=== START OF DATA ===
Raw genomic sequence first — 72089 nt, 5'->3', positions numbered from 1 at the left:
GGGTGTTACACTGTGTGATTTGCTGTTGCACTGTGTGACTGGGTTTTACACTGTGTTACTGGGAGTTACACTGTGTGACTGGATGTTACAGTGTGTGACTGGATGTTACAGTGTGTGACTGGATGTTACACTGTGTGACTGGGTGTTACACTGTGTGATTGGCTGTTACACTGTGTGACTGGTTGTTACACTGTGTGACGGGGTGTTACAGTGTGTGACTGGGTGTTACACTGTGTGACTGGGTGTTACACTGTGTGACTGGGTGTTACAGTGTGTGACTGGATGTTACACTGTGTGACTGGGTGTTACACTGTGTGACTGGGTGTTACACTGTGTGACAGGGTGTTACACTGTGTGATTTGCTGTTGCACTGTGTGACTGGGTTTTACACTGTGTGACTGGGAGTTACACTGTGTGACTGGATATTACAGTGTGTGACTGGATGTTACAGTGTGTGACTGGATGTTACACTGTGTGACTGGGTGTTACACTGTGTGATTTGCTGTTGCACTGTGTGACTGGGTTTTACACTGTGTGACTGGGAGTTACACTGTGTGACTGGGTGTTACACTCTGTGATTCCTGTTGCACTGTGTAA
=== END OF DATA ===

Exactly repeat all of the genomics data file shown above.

Raw genomic sequence first — 72089 nt, 5'->3', positions numbered from 1 at the left:
GGGTGTTACACTGTGTGATTTGCTGTTGCACTGTGTGACTGGGTTTTACACTGTGTTACTGGGAGTTACACTGTGTGACTGGATGTTACAGTGTGTGACTGGATGTTACAGTGTGTGACTGGATGTTACACTGTGTGACTGGGTGTTACACTGTGTGATTGGCTGTTACACTGTGTGACTGGTTGTTACACTGTGTGACGGGGTGTTACAGTGTGTGACTGGGTGTTACACTGTGTGACTGGGTGTTACACTGTGTGACTGGGTGTTACAGTGTGTGACTGGATGTTACACTGTGTGACTGGGTGTTACACTGTGTGACTGGGTGTTACACTGTGTGACAGGGTGTTACACTGTGTGATTTGCTGTTGCACTGTGTGACTGGGTTTTACACTGTGTGACTGGGAGTTACACTGTGTGACTGGATATTACAGTGTGTGACTGGATGTTACAGTGTGTGACTGGATGTTACACTGTGTGACTGGGTGTTACACTGTGTGATTTGCTGTTGCACTGTGTGACTGGGTTTTACACTGTGTGACTGGGAGTTACACTGTGTGACTGGGTGTTACACTCTGTGATTCCTGTTGCACTGTGTAA